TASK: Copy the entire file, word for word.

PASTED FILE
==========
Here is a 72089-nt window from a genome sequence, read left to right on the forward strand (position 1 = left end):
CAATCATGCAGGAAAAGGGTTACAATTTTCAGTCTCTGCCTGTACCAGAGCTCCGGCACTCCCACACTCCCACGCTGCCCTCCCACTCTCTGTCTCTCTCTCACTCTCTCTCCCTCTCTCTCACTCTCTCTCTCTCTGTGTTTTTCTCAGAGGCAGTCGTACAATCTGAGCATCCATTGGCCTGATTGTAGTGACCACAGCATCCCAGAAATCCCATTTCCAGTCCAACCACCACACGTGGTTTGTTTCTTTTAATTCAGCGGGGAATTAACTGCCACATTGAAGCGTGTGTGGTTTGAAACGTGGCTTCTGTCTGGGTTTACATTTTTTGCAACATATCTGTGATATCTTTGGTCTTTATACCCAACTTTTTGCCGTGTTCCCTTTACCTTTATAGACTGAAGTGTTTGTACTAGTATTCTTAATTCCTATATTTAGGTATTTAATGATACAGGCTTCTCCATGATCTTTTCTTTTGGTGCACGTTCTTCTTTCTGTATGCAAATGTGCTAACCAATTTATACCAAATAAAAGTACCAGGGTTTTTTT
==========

Here is a 72089-nt window from a genome sequence, read left to right on the forward strand (position 1 = left end):
CAATCATGCAGGAAAAGGGTTACAATTTTCAGTCTCTGCCTGTACCAGAGCTCCGGCACTCCCACACTCCCACGCTGCCCTCCCACTCTCTGTCTCTCTCTCACTCTCTCTCCCTCTCTCTCACTCTCTCTCTCTCTGTGTTTTTCTCAGAGGCAGTCGTACAATCTGAGCATCCATTGGCCTGATTGTAGTGACCACAGCATCCCAGAAATCCCATTTCCAGTCCAACCACCACACGTGGTTTGTTTCTTTTAATTCAGCGGGGAATTAACTGCCACATTGAAGCGTGTGTGGTTTGAAACGTGGCTTCTGTCTGGGTTTACATTTTTTGCAACATATCTGTGATATCTTTGGTCTTTATACCCAACTTTTTGCCGTGTTCCCTTTACCTTTATAGACTGAAGTGTTTGTACTAGTATTCTTAATTCCTATATTTAGGTATTTAATGATACAGGCTTCTCCATGATCTTTTCTTTTGGTGCACGTTCTTCTTTCTGTATGCAAATGTGCTAACCAATTTATACCAAATAAAAGTACCAGGGTTTTTTT